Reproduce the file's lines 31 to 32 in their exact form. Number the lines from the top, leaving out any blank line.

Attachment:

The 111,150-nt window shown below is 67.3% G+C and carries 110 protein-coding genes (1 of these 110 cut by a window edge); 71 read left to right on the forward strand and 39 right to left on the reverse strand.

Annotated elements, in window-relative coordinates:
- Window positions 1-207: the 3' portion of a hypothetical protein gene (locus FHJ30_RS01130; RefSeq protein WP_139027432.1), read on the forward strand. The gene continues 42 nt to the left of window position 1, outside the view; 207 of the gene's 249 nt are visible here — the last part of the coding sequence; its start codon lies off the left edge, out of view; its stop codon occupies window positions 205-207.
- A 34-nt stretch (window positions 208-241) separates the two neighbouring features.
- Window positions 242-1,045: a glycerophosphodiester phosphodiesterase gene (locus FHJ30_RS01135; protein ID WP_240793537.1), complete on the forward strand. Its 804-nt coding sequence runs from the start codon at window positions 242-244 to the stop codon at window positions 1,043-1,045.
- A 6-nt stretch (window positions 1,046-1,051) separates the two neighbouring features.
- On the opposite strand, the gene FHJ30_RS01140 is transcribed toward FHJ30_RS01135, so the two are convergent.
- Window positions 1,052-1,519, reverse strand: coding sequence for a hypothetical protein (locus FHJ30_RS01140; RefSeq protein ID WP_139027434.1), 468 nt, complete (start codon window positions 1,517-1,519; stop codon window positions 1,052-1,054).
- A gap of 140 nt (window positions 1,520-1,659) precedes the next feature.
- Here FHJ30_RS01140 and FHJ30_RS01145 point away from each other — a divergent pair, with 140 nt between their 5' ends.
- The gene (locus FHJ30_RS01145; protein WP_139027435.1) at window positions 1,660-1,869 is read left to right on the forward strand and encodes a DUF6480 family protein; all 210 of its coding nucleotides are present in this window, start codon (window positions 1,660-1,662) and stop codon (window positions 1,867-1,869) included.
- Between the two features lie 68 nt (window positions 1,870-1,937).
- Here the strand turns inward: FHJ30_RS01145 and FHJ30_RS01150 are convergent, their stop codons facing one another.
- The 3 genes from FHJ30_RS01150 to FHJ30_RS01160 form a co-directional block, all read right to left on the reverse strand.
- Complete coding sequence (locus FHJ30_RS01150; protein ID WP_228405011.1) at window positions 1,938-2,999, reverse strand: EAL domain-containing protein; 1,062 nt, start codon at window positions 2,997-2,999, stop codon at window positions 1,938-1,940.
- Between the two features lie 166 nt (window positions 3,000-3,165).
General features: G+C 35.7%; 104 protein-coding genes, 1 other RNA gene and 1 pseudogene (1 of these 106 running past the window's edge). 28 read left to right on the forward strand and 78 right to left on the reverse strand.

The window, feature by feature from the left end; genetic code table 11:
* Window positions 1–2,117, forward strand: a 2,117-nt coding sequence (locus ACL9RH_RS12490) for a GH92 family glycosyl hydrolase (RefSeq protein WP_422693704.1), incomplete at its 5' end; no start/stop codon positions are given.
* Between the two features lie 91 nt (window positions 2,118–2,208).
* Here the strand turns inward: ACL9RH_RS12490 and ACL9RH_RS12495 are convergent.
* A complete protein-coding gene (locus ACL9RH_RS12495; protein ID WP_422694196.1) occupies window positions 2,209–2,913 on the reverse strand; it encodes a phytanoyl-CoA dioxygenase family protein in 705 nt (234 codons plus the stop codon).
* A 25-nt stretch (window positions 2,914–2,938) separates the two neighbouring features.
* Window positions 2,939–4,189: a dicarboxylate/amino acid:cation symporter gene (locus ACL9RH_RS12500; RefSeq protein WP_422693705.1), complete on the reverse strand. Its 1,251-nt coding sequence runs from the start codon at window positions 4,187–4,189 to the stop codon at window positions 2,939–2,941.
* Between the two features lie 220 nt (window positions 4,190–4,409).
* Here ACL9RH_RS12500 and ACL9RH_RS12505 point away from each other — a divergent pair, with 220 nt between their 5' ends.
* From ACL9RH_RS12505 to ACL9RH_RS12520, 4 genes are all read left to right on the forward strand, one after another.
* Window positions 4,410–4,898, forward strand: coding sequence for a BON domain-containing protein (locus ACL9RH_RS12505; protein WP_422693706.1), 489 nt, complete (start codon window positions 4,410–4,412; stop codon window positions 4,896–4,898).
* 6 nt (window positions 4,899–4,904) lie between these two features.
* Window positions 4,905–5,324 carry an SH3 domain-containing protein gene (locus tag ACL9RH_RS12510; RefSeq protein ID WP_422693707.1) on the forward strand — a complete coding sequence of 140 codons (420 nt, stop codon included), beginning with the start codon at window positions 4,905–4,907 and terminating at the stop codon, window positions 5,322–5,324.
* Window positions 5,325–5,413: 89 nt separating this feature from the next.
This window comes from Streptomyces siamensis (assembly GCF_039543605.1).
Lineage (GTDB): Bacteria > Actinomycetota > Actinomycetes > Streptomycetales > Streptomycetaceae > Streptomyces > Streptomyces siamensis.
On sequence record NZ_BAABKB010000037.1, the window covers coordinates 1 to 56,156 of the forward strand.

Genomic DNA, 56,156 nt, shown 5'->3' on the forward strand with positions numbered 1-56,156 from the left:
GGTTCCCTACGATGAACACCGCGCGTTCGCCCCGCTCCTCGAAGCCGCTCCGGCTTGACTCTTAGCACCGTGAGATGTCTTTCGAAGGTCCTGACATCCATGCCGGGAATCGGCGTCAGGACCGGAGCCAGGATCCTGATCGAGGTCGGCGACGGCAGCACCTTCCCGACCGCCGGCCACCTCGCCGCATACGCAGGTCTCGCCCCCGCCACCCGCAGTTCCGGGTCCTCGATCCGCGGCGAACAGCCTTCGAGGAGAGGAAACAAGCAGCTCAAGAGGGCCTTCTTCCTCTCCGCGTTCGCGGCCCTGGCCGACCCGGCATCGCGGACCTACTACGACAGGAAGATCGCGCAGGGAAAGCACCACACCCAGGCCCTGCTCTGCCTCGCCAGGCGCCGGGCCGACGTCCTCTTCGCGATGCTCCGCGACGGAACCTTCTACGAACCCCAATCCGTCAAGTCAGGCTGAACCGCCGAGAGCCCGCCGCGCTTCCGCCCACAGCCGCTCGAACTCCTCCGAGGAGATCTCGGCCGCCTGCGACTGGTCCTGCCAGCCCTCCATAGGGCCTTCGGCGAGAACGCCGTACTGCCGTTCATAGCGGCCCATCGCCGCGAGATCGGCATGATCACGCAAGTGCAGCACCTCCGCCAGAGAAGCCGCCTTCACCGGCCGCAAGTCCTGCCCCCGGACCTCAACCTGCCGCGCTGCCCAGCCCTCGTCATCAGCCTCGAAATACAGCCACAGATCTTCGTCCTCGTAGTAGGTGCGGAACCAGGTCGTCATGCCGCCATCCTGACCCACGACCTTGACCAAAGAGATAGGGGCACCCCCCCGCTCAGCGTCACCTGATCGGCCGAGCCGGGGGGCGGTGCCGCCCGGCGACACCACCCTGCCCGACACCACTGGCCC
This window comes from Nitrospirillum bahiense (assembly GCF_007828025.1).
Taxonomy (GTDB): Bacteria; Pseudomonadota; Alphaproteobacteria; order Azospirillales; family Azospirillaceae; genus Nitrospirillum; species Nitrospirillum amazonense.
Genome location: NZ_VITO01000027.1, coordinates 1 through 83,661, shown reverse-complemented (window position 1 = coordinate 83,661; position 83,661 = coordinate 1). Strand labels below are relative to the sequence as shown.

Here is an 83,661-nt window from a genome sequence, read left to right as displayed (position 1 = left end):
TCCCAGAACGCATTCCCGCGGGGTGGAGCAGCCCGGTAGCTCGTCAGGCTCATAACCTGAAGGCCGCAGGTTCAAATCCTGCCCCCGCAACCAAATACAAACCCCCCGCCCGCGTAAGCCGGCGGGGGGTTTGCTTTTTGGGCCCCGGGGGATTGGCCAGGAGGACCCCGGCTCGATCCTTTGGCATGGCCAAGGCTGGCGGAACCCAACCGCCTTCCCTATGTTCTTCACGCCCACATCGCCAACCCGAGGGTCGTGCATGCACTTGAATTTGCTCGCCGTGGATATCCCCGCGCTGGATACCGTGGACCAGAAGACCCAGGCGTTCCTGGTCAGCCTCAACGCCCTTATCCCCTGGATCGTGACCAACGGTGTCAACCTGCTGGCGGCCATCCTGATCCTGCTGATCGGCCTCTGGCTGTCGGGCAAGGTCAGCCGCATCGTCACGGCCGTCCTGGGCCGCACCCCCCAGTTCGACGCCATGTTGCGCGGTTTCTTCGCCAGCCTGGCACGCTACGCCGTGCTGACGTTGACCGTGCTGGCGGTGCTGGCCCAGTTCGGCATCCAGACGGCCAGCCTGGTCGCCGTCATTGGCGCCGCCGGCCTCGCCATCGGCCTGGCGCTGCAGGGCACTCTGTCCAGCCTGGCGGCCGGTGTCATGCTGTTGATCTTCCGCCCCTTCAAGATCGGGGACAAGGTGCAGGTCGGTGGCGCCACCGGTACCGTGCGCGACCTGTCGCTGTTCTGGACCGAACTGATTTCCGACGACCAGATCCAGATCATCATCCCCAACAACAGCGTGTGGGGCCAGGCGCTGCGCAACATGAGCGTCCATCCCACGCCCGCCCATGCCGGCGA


* Window positions 5,325–5,413: 89 nt separating this feature from the next.
This window comes from Streptomyces siamensis (assembly GCF_039543605.1).